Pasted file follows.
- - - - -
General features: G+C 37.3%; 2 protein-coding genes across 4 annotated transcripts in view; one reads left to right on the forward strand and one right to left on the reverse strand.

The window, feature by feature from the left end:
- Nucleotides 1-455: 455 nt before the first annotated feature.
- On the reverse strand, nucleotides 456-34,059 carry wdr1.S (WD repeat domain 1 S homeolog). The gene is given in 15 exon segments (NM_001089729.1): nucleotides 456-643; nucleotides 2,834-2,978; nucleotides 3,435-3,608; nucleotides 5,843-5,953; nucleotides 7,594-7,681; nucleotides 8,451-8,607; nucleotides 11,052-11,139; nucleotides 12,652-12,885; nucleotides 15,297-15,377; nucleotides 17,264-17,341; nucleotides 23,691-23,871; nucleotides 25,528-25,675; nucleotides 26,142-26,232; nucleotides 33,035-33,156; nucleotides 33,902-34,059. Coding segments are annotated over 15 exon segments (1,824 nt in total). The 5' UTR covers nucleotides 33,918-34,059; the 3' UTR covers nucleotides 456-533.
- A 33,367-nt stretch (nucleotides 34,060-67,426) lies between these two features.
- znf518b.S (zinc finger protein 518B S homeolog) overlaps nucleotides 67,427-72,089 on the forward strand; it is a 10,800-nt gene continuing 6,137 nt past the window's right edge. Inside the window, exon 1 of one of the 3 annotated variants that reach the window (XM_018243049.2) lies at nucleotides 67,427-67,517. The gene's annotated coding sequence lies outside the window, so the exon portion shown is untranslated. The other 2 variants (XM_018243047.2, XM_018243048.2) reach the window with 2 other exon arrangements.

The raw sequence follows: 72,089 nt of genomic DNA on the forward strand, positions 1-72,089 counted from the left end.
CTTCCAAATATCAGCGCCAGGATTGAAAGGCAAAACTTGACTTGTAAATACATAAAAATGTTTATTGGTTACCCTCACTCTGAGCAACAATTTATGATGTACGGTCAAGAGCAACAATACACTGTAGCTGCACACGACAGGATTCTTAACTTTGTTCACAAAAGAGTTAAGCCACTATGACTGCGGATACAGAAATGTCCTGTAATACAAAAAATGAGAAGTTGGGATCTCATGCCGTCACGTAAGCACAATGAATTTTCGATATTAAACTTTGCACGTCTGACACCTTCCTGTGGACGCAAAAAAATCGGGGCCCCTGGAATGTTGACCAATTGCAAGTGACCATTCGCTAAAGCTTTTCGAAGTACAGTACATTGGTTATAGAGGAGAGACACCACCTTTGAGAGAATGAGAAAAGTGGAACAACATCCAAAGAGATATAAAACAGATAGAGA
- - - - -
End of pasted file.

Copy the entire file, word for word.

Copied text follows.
General features: G+C 37.3%; 2 protein-coding genes across 4 annotated transcripts in view; one reads left to right on the forward strand and one right to left on the reverse strand.

The window, feature by feature from the left end:
- Nucleotides 1-455: 455 nt before the first annotated feature.
- On the reverse strand, nucleotides 456-34,059 carry wdr1.S (WD repeat domain 1 S homeolog). The gene is given in 15 exon segments (NM_001089729.1): nucleotides 456-643; nucleotides 2,834-2,978; nucleotides 3,435-3,608; nucleotides 5,843-5,953; nucleotides 7,594-7,681; nucleotides 8,451-8,607; nucleotides 11,052-11,139; nucleotides 12,652-12,885; nucleotides 15,297-15,377; nucleotides 17,264-17,341; nucleotides 23,691-23,871; nucleotides 25,528-25,675; nucleotides 26,142-26,232; nucleotides 33,035-33,156; nucleotides 33,902-34,059. Coding segments are annotated over 15 exon segments (1,824 nt in total). The 5' UTR covers nucleotides 33,918-34,059; the 3' UTR covers nucleotides 456-533.
- A 33,367-nt stretch (nucleotides 34,060-67,426) lies between these two features.
- znf518b.S (zinc finger protein 518B S homeolog) overlaps nucleotides 67,427-72,089 on the forward strand; it is a 10,800-nt gene continuing 6,137 nt past the window's right edge. Inside the window, exon 1 of one of the 3 annotated variants that reach the window (XM_018243049.2) lies at nucleotides 67,427-67,517. The gene's annotated coding sequence lies outside the window, so the exon portion shown is untranslated. The other 2 variants (XM_018243047.2, XM_018243048.2) reach the window with 2 other exon arrangements.

The raw sequence follows: 72,089 nt of genomic DNA on the forward strand, positions 1-72,089 counted from the left end.
CTTCCAAATATCAGCGCCAGGATTGAAAGGCAAAACTTGACTTGTAAATACATAAAAATGTTTATTGGTTACCCTCACTCTGAGCAACAATTTATGATGTACGGTCAAGAGCAACAATACACTGTAGCTGCACACGACAGGATTCTTAACTTTGTTCACAAAAGAGTTAAGCCACTATGACTGCGGATACAGAAATGTCCTGTAATACAAAAAATGAGAAGTTGGGATCTCATGCCGTCACGTAAGCACAATGAATTTTCGATATTAAACTTTGCACGTCTGACACCTTCCTGTGGACGCAAAAAAATCGGGGCCCCTGGAATGTTGACCAATTGCAAGTGACCATTCGCTAAAGCTTTTCGAAGTACAGTACATTGGTTATAGAGGAGAGACACCACCTTTGAGAGAATGAGAAAAGTGGAACAACATCCAAAGAGATATAAAACAGATAGAGA